Feb

17

Posted by : Erik Walsh | On : February 17, 2012

By Michael V. Hannigan

A San Antonio atheist recently became the newest participant in Henderson County’s apparently-not-confined-to-Christmas nativity scene controversy.

Patrick Greene this week emailed a letter to all members of Commissioners’ Court threatening a lawsuit if the nativity scene is not moved to private property. In an email interview with The Malakoff News, Greene said, “… If they do not respond to my email by … Monday, February 20, 2012, I will assume that they have no intention of responding at all. In which case I will begin filling out the necessary forms, and file the lawsuit on the day they put up the nativity display.”

When asked his reasons for becoming involved, Greene said “to show that Christianity does not rule

Continue Reading

Jan

16

Posted by : Press release | On : January 16, 2012

District Attorney Office Press Release

On Wednesday, January 11, a Henderson County jury sentenced Manuel Clerkley, 41, of Palestine, to Life in the penitentiary for a June 9th, 2009 early morning crash that left his 21 year-old niece and mother of two, Michelle Coaster, dead. The crash occurred shortly before 9 a.m., in the 600 block of South Palestine Street near the intersection of Ben Bent Drive. Athens Police Department reports stated Clerkley was northbound in a 1994 Plymouth Acclaim that went out of control and crossed the southbound lanes before leaving the roadway and colliding head-on with a tree.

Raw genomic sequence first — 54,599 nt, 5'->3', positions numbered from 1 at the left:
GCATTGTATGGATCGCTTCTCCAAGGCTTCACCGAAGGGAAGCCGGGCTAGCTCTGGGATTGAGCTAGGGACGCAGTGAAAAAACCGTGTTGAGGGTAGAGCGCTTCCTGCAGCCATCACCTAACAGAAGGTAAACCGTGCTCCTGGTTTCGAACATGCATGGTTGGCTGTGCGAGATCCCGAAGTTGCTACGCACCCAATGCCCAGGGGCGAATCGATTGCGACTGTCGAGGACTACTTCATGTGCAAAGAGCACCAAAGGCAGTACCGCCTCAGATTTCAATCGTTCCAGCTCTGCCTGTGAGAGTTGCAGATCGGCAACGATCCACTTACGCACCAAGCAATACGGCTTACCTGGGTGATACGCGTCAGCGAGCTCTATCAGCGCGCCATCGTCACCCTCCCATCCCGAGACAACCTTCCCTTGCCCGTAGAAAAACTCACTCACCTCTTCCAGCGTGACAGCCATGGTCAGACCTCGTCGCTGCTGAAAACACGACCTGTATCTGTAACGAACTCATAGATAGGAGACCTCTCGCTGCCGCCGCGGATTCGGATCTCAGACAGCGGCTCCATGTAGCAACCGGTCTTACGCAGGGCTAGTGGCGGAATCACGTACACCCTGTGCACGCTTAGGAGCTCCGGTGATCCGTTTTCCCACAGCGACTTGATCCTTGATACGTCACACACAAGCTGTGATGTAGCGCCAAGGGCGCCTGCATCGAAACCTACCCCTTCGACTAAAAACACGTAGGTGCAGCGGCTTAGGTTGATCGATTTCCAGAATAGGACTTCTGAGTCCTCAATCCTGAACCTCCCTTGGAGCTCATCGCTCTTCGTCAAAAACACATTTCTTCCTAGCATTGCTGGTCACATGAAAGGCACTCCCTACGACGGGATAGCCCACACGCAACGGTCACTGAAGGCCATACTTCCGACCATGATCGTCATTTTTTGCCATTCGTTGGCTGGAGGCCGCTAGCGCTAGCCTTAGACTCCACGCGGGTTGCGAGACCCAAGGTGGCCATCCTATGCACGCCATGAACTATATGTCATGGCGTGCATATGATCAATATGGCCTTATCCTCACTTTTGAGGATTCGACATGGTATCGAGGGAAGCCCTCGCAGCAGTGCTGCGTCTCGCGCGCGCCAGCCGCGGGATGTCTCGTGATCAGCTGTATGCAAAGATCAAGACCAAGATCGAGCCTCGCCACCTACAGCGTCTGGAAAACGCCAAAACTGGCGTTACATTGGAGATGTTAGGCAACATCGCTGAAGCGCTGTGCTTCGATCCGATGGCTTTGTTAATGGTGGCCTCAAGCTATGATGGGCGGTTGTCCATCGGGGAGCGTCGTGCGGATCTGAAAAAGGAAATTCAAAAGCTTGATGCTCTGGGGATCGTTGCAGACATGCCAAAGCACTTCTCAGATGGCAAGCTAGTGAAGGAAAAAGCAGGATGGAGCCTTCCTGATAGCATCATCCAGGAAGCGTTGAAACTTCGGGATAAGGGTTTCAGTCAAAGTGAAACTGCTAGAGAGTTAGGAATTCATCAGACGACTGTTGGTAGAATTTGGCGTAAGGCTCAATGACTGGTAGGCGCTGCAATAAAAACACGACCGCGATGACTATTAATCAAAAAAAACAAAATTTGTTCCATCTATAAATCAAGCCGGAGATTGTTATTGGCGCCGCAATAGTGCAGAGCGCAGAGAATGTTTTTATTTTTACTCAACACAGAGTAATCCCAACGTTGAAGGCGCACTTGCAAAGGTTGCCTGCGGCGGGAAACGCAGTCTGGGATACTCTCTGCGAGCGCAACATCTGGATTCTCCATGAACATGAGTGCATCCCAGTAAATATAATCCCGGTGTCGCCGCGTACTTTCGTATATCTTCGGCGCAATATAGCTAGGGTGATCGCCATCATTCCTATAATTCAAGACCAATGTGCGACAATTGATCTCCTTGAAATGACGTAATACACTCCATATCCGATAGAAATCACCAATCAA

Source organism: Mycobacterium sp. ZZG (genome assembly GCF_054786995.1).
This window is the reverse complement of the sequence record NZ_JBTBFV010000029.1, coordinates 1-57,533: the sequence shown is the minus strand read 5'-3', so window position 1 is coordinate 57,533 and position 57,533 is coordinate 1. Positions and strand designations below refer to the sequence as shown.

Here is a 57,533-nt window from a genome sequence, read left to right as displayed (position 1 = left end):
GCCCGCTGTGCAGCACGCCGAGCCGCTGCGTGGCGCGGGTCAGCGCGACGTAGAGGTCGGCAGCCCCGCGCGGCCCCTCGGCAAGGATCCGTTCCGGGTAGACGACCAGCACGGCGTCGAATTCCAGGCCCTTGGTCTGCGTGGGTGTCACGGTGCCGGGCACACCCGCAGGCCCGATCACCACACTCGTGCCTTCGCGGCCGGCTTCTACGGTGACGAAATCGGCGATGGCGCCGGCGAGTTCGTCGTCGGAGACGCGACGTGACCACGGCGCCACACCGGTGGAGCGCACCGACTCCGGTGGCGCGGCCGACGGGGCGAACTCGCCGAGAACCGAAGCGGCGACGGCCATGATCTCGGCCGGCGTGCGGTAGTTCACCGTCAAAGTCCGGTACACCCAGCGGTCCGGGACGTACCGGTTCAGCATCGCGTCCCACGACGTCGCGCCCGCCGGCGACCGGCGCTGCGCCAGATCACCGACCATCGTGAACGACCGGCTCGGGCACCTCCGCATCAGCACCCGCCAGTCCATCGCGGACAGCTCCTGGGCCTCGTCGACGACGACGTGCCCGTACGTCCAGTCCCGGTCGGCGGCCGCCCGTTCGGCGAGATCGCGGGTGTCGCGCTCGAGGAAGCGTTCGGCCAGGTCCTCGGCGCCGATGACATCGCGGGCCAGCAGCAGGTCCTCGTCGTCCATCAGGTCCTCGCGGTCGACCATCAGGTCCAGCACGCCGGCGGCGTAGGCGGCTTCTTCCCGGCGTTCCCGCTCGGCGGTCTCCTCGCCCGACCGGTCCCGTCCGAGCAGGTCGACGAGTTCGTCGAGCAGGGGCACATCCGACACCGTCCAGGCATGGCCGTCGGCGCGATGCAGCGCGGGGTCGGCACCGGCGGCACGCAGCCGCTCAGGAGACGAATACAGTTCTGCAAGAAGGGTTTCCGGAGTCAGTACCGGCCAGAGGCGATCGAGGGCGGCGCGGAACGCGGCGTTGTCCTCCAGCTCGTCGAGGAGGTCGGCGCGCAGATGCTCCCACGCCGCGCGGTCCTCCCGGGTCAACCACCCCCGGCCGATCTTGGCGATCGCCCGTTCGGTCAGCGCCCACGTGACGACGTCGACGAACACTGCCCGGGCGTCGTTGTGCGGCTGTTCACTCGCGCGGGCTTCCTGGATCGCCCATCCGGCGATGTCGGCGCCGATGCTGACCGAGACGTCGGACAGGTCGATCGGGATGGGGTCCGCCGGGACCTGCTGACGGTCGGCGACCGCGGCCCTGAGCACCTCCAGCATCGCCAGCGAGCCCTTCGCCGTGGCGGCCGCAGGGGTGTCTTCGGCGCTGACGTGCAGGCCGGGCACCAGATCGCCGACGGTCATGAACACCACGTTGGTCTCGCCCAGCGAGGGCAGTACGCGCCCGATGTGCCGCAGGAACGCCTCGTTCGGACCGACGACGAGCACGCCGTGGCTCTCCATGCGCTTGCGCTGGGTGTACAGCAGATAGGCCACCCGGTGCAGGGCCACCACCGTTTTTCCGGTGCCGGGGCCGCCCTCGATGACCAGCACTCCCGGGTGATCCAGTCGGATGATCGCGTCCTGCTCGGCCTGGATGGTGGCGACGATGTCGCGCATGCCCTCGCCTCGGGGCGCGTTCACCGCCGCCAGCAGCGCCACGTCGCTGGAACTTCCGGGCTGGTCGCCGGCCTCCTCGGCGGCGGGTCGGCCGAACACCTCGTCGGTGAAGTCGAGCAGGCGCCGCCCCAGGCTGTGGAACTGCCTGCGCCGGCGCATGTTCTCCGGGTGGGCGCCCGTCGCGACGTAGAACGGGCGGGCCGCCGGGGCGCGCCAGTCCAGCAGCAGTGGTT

A woman, who stopped at the traffic signal at Ben Belt and South Palestine, reportedly saw the accident and described it to police.

Coaster died at East Texas Medical Center, Athens a few hours after the wreck. Clerkley was taken

Continue Reading

Dec

19

Posted by : Erik Walsh | On : December 19, 2011

By Michael V. Hannigan
The News Staff

The question of whether or not a Freedom From Religion Foundation (FFRF) banner will be included in the annual Henderson County Christmas display may have been pushed back to next year, but that hasn’t stopped the rhetoric.

Friday, Texas Attorney General Greg Abbott weighed in on the issue, promising “my support if the FFRF follows through on its threat to pursue legal action against Henderson County.”

Abbott’s declaration came in a letter to Henderson County Judge Richard Sanders.

The FFRF answered back Monday in a letter to Abbott signed by foundation co-presidents and husband and wife, Dan Taylor and Annie Laurie Gaylor.

“The imprimatur of the county of Henderson, and now the imprimatur of the Texas Attorney General’s Office, are being used to endorse Christianity,” the letter reads.

By now, the story is well known and

Continue Reading

Dec

16

Posted by : Erik Walsh | On : December 16, 2011

From Staff Reports

The school finance lawsuit Malakoff ISD is participating in was filed last Friday in state district court in Austin. The lawsuit challenges the constitutionally of the Texas school finance system, claiming that it fails to provide schools with sufficient funding to meet state educational standards and that the system has become a statewide property tax.

“The Texas Legislature in the last session failed to meet their constitutional obligation to adequately fund our public schools,” said MISD Superintendent Randy Perry. “Malakoff ISD will have funding cuts over